Additionally, we adjusted the one-embryo transfer rate. For all age groups, the live birth rate for one-embryo transfers was less than one half that of two-embryo transfers. This is because the cross-sectional data reflects the fact that many of the women who had only one embryo transferred were only able to have one embryo retrieved and thus had poorer prognoses. However, again, we are modeling the decision for one woman, and as such, a one-embryo transfer would have, on average, at least one half the live birth rate of a two-embryo transfer. Thus we conservatively estimated the one-embryo live birth rate at one half that of the two-embryo live birth rate for women aged 38 years and older. For women aged younger than 38 years, live birth rates were reported in a CDC surveillance report from 2002 for a subset of women known to have more embryos available than transferred.13 Previous studies have shown that this subset represents women with more similar clinical prognosis.23 In this subset, for women aged younger than 35 years, the one-embryo live birth rate was 91.5% of the two-embryo rate, and for women aged 35–37 years, the one-embryo live birth rate was 62.7% of the two-embryo rate. Thus, for women aged younger than 35 years and for women aged 35–37 years we estimated the one-embryo live birth at 91.5% and 62.7%, respectively, of the two-embryo rate.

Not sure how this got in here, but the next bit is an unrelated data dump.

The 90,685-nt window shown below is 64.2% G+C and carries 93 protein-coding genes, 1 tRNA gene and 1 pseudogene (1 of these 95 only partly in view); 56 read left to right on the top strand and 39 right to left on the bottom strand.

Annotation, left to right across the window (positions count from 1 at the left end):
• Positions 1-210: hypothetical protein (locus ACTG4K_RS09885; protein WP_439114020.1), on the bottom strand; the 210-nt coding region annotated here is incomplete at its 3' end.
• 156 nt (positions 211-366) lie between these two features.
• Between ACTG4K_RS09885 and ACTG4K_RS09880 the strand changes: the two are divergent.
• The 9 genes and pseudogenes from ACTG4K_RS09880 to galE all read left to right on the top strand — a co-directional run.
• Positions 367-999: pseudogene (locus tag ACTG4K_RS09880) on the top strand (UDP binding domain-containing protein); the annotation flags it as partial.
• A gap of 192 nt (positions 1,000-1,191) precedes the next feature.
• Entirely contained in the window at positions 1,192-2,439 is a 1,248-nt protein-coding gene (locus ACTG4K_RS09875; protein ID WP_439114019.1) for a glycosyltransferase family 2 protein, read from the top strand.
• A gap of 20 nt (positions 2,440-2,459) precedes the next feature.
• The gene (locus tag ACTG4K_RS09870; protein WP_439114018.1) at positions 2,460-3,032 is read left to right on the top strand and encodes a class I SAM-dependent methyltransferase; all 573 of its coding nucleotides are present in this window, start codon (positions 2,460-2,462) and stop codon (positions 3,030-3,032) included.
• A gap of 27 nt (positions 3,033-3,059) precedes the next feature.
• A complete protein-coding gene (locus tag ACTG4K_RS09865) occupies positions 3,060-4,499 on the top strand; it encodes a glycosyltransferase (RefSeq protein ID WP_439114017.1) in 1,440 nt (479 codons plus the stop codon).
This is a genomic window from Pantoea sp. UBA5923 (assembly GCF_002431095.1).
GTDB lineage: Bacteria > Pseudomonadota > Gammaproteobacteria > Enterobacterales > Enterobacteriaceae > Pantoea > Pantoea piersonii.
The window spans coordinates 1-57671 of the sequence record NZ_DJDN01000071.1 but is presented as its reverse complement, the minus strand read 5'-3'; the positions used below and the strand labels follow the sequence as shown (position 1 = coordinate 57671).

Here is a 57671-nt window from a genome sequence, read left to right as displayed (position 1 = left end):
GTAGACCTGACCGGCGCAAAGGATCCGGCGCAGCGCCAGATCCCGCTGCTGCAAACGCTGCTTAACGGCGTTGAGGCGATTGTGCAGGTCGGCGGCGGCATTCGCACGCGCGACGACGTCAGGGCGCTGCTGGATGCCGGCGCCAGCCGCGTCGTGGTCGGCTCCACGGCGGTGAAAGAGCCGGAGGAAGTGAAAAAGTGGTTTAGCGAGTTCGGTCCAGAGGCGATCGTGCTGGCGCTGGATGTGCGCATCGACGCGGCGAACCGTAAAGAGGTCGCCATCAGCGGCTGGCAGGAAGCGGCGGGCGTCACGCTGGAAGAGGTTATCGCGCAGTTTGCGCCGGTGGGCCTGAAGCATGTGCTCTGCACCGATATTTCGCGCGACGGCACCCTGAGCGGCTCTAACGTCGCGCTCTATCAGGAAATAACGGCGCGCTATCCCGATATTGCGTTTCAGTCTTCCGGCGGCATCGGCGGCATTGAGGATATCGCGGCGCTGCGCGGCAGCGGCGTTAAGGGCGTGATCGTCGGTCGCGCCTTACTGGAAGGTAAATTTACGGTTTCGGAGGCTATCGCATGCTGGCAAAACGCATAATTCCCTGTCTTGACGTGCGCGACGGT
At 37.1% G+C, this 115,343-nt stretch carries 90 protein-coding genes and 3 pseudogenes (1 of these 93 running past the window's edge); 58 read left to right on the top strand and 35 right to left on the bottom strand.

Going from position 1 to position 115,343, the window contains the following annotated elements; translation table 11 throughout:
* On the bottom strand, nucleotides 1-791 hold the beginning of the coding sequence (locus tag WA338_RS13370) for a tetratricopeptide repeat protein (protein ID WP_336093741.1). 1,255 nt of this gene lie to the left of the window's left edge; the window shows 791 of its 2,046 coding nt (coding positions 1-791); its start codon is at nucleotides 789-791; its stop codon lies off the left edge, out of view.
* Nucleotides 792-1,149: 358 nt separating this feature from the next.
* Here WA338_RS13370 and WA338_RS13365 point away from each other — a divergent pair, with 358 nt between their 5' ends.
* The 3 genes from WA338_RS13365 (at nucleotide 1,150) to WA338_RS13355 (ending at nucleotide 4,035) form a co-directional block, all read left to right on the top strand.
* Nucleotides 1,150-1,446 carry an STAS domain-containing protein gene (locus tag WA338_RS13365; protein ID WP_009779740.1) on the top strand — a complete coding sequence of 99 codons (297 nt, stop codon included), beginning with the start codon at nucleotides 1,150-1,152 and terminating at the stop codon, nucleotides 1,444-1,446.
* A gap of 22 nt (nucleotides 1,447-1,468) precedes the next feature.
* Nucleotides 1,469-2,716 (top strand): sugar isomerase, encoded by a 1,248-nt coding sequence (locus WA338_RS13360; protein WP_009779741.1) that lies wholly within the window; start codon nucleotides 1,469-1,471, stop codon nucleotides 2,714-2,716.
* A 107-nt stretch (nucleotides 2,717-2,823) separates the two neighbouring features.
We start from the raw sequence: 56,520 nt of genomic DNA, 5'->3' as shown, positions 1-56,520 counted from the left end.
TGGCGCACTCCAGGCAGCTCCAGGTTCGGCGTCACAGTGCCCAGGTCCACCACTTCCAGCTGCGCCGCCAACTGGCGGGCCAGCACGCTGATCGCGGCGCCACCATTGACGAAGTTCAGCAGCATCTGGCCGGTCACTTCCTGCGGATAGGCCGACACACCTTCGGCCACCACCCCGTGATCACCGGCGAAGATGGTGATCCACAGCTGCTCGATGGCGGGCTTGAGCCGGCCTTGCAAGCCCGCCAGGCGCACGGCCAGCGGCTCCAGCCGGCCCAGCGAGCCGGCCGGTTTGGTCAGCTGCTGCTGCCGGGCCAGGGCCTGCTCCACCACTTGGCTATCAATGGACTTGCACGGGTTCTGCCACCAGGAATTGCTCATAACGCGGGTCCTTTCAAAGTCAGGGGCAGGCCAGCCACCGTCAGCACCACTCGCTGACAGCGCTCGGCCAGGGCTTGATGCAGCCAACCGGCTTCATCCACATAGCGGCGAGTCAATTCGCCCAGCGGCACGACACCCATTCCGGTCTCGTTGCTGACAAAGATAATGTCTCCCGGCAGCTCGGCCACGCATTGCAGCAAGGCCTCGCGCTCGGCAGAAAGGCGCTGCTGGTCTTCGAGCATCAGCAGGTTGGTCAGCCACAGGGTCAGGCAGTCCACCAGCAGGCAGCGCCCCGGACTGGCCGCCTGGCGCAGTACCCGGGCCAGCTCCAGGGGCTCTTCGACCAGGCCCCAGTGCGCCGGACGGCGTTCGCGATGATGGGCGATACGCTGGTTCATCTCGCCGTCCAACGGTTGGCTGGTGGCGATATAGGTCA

We used the 2002 CDC surveillance report to estimate the singleton, twin, and triplet rate by embryo transfer number. There were several aberrations in the data reflecting random variation due to the small number of women in the upper age groups that we smoothed to better estimate the outcomes in our model. For women aged 41–42 years, the multiple rate decreased for four- as compared with three-embryo transfers. We thus estimated the four-embryo multiple rate at halfway between the three and five-embryo rate. For women greater than 42, the three-embryo multiple rate decreased as compared with two-embryo transfers, so we estimated it at halfway between the two- and four-embryo rate. For women aged older than 42 years, the five-embryo multiple rate was less than the four-embryo rate; thus we estimated the five-embryo multiple rate as equal to that of the four-embryo rate.
We used a figure from a published study to estimate the percentage of women who would be able to transfer frozen embryos.14 In order for a woman to be able to undergo a frozen cycle, she must have retrieved at least twice the number of eggs as needed on the previous fresh transfer. Thus we used the number of women who would have 2, 4, 6, 8, and 10 embryos retrieved and capable of cleavage as an estimate of the number of women transferring 1, 2, 3, 4, and 5 embryos, respectively, who would be able to undergo a frozen cycle following a fresh cycle. We assumed the pregnancy rate for frozen transfers at 59% that of fresh transfers, as reported in the 2003 Assisted Reproductive Technology Report.
In terms of pregnancy outcomes, we modeled all preterm births, as well as births less than 32 weeks gestation, which may be more clinically meaningful. Estimates of preterm birth rates, by gestational number, and cerebral palsy rates, by preterm birth status, were taken from previous studies.15, 16